Why do Dogs Bite Kids

Dr Kate Mornement - Vet and Pet Behaviourist

Why do Dogs Bite Kids
Kids and dogs can share a wonderful relationship but did you know that kids are most at risk of a dog bite injury?

Research has shown that incidences of dog bite injuries to children that require medical attention are highest in one-year olds. And, in 73% of these cases, the dog was familiar to the child1. When dog bites occur in children, they most commonly affect the face, head and neck area with toddlers and mobile babies most at risk.

So why do dogs bite kids and can this awful situation be avoided?

Many people cannot readily interpret fear and anxiety in dogs and are not aware of the risk of bites during interactions between children and dogs. Children are also poor at reading and responding to the more subtle body language dogs may show to say they’re fearful and anxious and so many dogs resort to more effective body language like growling, snapping and biting.

First and foremost, it’s important to understand why dogs bite kids. Dogs rarely bite for no reason. This is good news, because it means most dog bites can be avoided.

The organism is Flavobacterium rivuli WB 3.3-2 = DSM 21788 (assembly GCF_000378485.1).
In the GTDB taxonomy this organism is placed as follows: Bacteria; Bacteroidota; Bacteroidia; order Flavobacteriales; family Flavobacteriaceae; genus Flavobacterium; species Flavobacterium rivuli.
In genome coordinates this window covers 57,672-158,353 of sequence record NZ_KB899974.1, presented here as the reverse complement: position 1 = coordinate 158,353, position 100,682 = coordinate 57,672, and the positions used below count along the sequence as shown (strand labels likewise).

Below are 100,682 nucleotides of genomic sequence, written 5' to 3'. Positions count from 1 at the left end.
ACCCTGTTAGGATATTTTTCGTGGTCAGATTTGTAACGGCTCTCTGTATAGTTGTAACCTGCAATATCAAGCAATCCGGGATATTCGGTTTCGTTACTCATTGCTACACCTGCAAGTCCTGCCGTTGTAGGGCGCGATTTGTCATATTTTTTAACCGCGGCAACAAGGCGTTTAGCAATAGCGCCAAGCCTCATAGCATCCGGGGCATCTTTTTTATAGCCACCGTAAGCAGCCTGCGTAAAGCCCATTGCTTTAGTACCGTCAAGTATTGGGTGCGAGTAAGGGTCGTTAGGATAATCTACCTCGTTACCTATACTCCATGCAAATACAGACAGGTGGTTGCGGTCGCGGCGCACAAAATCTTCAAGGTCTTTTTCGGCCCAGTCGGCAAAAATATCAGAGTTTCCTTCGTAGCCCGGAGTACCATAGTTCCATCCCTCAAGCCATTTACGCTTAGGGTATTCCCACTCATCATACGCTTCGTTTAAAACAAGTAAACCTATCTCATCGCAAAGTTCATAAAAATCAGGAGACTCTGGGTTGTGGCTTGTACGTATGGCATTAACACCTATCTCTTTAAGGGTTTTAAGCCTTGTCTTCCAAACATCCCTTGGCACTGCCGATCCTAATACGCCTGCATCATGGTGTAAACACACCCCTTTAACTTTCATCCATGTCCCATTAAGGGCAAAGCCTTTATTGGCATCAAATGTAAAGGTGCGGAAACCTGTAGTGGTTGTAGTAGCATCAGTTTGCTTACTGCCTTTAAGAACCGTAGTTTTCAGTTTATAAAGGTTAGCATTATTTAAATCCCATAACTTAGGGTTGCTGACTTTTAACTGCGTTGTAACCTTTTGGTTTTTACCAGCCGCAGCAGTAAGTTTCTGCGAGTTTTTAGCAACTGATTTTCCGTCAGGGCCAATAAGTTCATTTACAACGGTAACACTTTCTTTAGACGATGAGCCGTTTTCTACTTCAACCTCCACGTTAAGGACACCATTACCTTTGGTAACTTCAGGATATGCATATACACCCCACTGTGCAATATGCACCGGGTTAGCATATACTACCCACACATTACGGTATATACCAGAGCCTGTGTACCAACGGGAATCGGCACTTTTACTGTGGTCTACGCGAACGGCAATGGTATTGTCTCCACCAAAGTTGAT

The majority of dog bites occur because the dog is feeling scared, anxious, is in pain or is guarding a resource of value, such as a bone, their food or their bed.

Dog’s that have had negative experiences with children or people are more likely to show aggression due to a negative association.

Many common scenarios can increase the risk of a dog bite. These include accidently hurting a dog, approaching a scared dog, staring at a dog, putting your face too close to a dog’s face, kissing a dog, hugging a dog, pulling their fur, tail or ears.

Do certain dog breeds pose more of a bite risk?

Research doesn’t support certain breeds being more risky than others when it comes to the likelihood of receiving a bite. However, larger dogs with stronger jaws typically do more damage when they bite due to their size and strength.

Dog bites to kids can generally be avoided by following these steps:

  • Practice good management and active supervision
  • Know the signs to look for which indicate a dog may be likely to show aggression
  • Teach your own dog and children appropriate interactions
  • Socialise your puppy to children in a positive way or adopt an adult dog that has been socialised well with children
  • Don’t approach unfamiliar dogs without first asking the owner if their dog likes kids and observing the dogs body language to make sure

1 Schalamon, J., Ainoedhofer, H., Singer, G., Petnehazy, T., Mayr, J., Kiss, K., & Höllwarth, M. E. (2006). Analysis of dog bites in children who are younger than 17 years. Pediatrics, 117(3), e374-e379.

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